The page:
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John Drayton

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The U.S. pour-over will

Most of the U.S. states have, through legislation, allowed for something called the “pour-over will”. Here’s how that works. A person sets up something called a living trust. (Lawyers call this an “inter vivos” trust.) Sometimes that trust is set up with as little as $5, and sometimes the figure is much larger. It is not uncommon, for example, to transfer investment accounts into the trust.

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Hours of Service for B.C. Log Haulers

B.C. log haulers have special rules applying to them, different from the general rules for commercial drivers. For those readers inclined to do so, I invite you to go to the B.C. government’s website at http://www.th.gov.bc.ca/cvse/national_safety_code.htm and examine the entire regulation, paying particular attention to section 37.15. For those who want a simplified version, the government has posted a summary on its website called “Hours-of-Service Rules—Loggers”.

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Collection Remedies for Loggers - Part 2

Despite all of the remedies available to unpaid loggers, sometimes there simply aren't enough debtor assets available to pay the priority creditors and the unpaid loggers. Government created the Forestry Service Providers Compensation Fund to compensate contractors who are not paid due to licensee insolvency. There are certain Rules that are set out for the trustee to follow, when deciding whether to pay a claim and in what amount. These rules are set out at the Fund's website, and they are...

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Collection Remedies for Loggers - Part 1

Like any unpaid creditor, the ability exists to sue the debtor, to seek from the court a judgment against the debtor. A claim up to $35,000 can be brought in the Small Claims Court. A claim of any size can be brought in the Supreme Court. Once a judgment is obtained, there are various remedies available to enforce that judgment.

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Fair Market Rate

Loggers performing services under a Bill 13 replaceable contract (also known as an evergreen contract) are entitled to be paid a "fair market rate". What is a fair market rate? A fair market rate is one that a willing consumer of these services (i.e. a licensee) would pay to a willing supplier of the services (i.e. a contractor) in a free and open market. The theory behind the legislation is that the parties to a replaceable contract are not willing participants - the licensee is forced to...

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Forestry Service Providers Protection Act

A video on the Forest Service Protection Act by John Drayton

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What is an Independent Contractor and What Does it Mean for You?

Almost every logging contract contains a provision which states that the logger’s relationship to the licensee is that of an “independent contractor”. What does this mean? In the traditional sense, being an independent contractor comes down to control of the work process; to enjoying the profits of a successful operation and risking the loss of an unsuccessful project; and to ownership of the capital, i.e. the equipment. It is easier to define “independent...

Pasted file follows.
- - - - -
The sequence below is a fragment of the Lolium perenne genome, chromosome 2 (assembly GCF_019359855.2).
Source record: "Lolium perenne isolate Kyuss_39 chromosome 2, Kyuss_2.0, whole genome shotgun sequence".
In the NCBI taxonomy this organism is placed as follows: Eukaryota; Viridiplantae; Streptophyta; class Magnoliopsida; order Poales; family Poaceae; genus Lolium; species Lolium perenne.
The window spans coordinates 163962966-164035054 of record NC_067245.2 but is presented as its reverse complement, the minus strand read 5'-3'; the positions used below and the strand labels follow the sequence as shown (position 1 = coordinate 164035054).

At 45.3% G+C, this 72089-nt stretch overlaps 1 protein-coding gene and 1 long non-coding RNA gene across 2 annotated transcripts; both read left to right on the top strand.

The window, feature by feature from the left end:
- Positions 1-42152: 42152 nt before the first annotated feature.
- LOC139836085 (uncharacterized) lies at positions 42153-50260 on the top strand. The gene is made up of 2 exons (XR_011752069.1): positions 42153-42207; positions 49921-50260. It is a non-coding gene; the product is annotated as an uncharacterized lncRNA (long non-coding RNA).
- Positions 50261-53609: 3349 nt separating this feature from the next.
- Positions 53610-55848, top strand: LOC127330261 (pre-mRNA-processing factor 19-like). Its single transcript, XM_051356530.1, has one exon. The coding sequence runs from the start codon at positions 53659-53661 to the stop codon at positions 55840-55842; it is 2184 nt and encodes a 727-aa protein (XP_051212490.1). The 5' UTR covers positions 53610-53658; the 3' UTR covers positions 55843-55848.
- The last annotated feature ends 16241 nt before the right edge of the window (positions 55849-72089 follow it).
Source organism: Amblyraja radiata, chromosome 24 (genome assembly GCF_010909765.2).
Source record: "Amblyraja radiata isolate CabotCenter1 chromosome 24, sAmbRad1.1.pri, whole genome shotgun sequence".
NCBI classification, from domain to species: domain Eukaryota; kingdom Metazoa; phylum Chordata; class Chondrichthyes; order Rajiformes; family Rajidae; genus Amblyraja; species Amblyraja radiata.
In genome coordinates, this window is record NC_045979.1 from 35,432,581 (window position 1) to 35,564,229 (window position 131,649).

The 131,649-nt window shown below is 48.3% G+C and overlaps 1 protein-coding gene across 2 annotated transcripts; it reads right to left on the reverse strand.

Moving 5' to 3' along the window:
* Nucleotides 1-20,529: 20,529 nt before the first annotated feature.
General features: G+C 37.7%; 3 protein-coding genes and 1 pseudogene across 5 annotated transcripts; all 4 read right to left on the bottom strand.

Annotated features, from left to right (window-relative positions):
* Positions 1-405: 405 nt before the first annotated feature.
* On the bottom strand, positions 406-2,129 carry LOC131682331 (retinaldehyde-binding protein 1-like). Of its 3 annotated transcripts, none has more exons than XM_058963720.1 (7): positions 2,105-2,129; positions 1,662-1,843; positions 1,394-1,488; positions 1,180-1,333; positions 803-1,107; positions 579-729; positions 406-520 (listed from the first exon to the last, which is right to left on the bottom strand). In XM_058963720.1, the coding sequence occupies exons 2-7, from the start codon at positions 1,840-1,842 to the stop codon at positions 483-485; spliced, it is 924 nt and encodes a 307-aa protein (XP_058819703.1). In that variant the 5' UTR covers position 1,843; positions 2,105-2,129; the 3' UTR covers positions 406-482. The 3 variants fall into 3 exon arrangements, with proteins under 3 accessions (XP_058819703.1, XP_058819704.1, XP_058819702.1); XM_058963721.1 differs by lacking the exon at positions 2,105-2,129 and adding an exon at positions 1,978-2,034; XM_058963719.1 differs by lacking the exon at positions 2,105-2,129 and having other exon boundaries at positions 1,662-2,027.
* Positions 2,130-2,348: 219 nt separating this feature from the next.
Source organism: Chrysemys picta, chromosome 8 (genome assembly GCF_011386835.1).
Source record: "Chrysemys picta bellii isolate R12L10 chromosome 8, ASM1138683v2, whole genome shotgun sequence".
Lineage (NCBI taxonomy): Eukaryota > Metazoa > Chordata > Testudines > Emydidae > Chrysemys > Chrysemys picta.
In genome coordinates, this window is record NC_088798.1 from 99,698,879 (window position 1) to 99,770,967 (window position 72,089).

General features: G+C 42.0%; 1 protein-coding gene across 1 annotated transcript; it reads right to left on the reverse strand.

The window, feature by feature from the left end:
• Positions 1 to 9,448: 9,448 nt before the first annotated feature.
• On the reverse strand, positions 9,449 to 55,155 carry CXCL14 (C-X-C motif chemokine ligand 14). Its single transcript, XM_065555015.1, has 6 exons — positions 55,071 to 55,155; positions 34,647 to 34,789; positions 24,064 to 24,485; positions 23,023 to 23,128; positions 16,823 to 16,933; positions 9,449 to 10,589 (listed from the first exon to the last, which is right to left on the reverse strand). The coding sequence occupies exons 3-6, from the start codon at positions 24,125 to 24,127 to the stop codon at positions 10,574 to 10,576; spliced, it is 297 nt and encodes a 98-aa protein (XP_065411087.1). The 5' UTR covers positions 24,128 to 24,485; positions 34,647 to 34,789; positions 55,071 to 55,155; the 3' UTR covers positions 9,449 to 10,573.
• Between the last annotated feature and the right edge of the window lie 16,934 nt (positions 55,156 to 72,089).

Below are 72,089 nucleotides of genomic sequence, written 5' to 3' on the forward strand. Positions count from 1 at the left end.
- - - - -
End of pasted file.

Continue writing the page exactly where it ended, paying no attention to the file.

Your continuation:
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Stumpage Payable Under B.C. Timber Sales

A log harvester that successfully bids on a B.C. Timber Sale will harvest the timber and sell it to one or more mills. Usually the sale price is negotiated, and the mill indicates that it will deduct stumpage from that price and remit that directly to the government. In most cases, that system works just fine. In some cases, however, where that mill is suffering financial difficulties, that can become a real problem for the log harvester. Sometimes the mill pays late; sometimes it...

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Negotiating Logging Rates - It's About Comparables

In my law practice I frequently deal with real estate appraisals. If an appraiser wants to estimate the fair market value of property X, he or she will likely take a direct comparison approach. The appraiser will select three recent sales of similar properties as a starting point. Because no two properties are alike, adjustments are made to the three comparable sales, to bring them in line with property X. The intent is to make an apples-to-apples comparison. So, if one comparable has a larger...

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Obtaining Information from Government

The Provincial Government offers two resources that loggers should be aware of. I use them all of the time. The first of them is the Harvest Billing System. This is an online resource, and users should simply type ‘Harvest Billing System’ into their search engine. The resource is free and instantaneous. Anyone can use it. The Harvest Billing System can provide much in the way of information. I’m often wanting to know the volume of timber harvested under any license or...

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